Code-switching to sound more professional
Singapore’s colonial past and the country’s decision to make English the language of instruction in all schools has resulted in the perception that speaking proper English projects an image of professionalism. Chan Ying Ying, a Human Resources Manager, says that “interviews have protocols like dressing appropriately and speaking properly. If a local candidate speaks in a mixture of English and dialect, it is against protocol and the candidate may be viewed as unprofessional or disrespectful or not wanting the job. Once hired, it’s natural to speak Singlish on the job but not at the interview.” She adds that many factors are considered in the hiring of employees. “A good command of English is not a deciding factor unless the role requires it. In Singapore, companies are so used to hiring foreigners that accent and English proficiency are not as important as the required competencies. In fact, some jobs require the employee to connect with customers with specific non-English language or accent preferences. In that case, the interviewer may favour people who speak English with a foreign accent or another language.”
Shannon Zann, an emcee, says that although there is no explicit request for one accent over another, she has noticed a preference for emcees who speak standard English with a neutral accent or slight British or American accent among corporate and MICE (Meetings, Incentives, Conventions, Exhibitions) event organisers, especially when the audience is international. On the other hand, Emcees will use Singlish for heartland events or mass-appeal events like the IT Show to create a greater connection with the audience.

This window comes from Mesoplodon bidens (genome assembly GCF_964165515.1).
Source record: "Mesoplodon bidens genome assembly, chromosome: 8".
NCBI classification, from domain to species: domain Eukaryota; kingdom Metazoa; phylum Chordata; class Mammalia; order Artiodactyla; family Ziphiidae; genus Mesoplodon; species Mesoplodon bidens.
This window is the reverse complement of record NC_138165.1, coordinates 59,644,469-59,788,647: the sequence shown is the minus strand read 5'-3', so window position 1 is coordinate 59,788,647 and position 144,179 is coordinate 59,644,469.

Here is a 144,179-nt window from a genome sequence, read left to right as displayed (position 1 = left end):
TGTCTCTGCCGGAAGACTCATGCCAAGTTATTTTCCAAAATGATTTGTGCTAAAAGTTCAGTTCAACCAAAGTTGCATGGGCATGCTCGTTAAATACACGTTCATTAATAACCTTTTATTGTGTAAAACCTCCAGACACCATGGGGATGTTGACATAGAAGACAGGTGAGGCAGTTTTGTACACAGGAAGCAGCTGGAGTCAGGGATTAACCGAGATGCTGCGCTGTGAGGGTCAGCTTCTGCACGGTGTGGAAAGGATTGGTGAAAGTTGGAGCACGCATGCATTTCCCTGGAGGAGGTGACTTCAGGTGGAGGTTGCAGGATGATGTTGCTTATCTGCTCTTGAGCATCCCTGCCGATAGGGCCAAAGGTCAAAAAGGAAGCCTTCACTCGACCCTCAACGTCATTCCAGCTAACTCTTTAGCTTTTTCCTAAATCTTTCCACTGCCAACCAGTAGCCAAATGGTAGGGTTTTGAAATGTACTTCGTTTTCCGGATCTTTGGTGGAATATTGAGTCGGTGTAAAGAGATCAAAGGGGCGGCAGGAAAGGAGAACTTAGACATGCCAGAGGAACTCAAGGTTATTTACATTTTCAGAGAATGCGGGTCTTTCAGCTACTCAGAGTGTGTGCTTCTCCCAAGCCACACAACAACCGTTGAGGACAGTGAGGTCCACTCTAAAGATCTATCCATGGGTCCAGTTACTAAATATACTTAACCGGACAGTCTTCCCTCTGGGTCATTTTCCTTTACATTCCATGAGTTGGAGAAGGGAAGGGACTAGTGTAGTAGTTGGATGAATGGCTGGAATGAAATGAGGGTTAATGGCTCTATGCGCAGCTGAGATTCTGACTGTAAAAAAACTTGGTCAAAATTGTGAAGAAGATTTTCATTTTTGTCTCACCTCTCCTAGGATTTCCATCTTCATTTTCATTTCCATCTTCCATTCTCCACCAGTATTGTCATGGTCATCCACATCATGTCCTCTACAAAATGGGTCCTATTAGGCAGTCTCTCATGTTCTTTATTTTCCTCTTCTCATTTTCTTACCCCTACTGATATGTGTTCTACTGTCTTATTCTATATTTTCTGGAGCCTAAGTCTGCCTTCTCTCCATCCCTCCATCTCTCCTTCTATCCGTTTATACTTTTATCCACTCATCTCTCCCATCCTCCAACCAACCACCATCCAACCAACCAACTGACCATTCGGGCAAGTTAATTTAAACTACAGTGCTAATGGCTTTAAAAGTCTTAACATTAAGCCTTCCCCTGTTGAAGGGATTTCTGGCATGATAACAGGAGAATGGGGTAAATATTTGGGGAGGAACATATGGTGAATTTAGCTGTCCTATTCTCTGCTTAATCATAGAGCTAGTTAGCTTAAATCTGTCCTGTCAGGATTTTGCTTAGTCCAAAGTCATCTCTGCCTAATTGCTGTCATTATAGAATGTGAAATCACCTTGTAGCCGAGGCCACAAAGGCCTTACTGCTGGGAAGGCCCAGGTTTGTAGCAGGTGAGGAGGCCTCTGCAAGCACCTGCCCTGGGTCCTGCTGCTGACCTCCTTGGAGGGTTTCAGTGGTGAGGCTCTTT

Code-switching for Social Connection
Dollah, Chan and Zann all agree that speaking Singlish creates a greater connection among locals and between locals and foreigners. Chan echoes what I have heard others say. “A local speaking with a western accent will usually be viewed as fake.” As a local whose natural accent is considered too western, I am familiar with that sentiment. I have had to code-switch since childhood to avoid negative consequences.
It is understandable that Singlish creates a greater sense of connection between people living in Singapore. Singlish is an inclusive language. It blends words from all the ethnicities living in here, and creates a casual, relaxed common ground that ignores the prissiness of any grammar. While the world waits for International English to sort itself out, code-switching effectively lets the world get on with business. As Dollah puts it, “it is better to express not impress; connect not communicate”. So, although we may come away from a conversation not understanding more than half of what was said, a connection is made. Sociologists point out that much of the conversations we have around coffee are not about sharing information. Catching up with friends is a ritual we perform to say: we are friends. Code-switching to make someone else feel comfortable in Singapore is, therefore, a requisite skill